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Friday Field Foto #42: Destroyed Darwin Plaque in the Andes

February 15, 2008

I have a little different field photograph this week. In honor of Darwin Day the other day, I remembered I had this photograph I took a few years ago while on a field trip in the Andes near Mendoza, Argentina.

Mendoza, Argentina and Santiago, Chile are connected by Portillo Pass through Cordillera de los Andes. Charles Darwin used some time on land during his journey in 1835 to explore this pass. On the other side of the divide, on the Argentine side, he discovered a grove of petrified trees while exploring the geology of the region (I didn’t have time to look up the details of the fossils…if you know more, share it below).


In 1959 a plaque along the road on the Argentine side of the divide was erected to commemorate the discovery.

Why is the plaque broken? According to our field trip leaders, religious extremists are responsible…presumably because they don’t appreciate Darwin’s work or the fact that he is being remembered.



5 Comments leave one →
  1. February 15, 2008 9:02 am

    Do you have any evidence that this was religiously motivated, as opposed to simple vandalism by drunk teenagers with too much time on their hands?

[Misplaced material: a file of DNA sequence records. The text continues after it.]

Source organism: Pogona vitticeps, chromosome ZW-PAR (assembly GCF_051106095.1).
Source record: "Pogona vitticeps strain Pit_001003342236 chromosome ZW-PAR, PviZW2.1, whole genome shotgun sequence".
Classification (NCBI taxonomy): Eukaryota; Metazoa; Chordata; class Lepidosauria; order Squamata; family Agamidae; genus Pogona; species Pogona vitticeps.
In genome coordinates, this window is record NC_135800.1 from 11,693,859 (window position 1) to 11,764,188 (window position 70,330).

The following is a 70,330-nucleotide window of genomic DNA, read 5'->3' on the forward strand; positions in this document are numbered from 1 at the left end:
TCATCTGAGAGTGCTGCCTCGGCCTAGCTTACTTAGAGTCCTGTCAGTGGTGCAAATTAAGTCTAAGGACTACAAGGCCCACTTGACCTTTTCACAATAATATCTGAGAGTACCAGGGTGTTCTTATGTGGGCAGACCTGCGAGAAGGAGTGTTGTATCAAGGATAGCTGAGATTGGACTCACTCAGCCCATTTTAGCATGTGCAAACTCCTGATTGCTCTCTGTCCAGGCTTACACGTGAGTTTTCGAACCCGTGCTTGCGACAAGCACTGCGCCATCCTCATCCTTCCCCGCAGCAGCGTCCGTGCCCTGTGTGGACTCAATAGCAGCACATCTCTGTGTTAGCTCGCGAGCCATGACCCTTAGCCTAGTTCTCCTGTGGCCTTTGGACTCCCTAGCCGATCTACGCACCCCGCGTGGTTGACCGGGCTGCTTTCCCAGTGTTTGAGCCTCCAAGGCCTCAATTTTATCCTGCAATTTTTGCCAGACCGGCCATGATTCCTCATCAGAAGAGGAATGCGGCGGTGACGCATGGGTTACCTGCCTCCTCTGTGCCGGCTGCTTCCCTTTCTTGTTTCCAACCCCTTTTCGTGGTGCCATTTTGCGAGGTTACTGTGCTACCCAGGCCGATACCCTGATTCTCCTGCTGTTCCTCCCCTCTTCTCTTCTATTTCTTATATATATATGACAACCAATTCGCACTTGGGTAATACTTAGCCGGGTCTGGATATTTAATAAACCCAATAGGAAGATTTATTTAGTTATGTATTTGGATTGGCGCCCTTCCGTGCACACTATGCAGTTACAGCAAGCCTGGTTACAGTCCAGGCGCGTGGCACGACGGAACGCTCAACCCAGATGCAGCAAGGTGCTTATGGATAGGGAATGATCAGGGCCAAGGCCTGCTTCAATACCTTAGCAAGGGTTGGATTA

It’s a shame it was vandalized, and the vandals deserve our ire, but let’s not jump to conclusions until we’ve got some evidence to support them.

  2. February 15, 2008 9:11 am

    Ron…this was told to us by the leader of the trip, Victor Ramos, a prof at Buenos Aries. He is a very diligent and respected scientist…I doubt he would lie about such a thing.

    Apparently, it’s been that way for a number of years now … I’m not sure what the story is … but I don’t think he would make that up.

    Bottom line: I can’t provide you with ‘evidence’ so I guess it’s possible that’s not the case. I’m simply relaying a story told to me by the Argentinians.

  3. February 15, 2008 11:01 am

    I’ve modified the text a bit in the main post to reflect where I got the info.

  4. February 15, 2008 2:58 pm

    That’s all I was looking for. I didn’t doubt the likelihood of a religious motivation, but I didn’t want to jump to that conclusion in the absence of evidence.

  5. February 15, 2008 7:22 pm

    “presumably because they don’t appreciate Darwin’s work”

    I wonder if they used stainless steel tools to do this?

    If so, I suspect they probably wouldn’t appreciate that the key ingredient in stainless steel, chromium, is chiefly mined from igneous cumulates.

    And guess who first recognized them?

    I may have to put a belated Darwin day post together.

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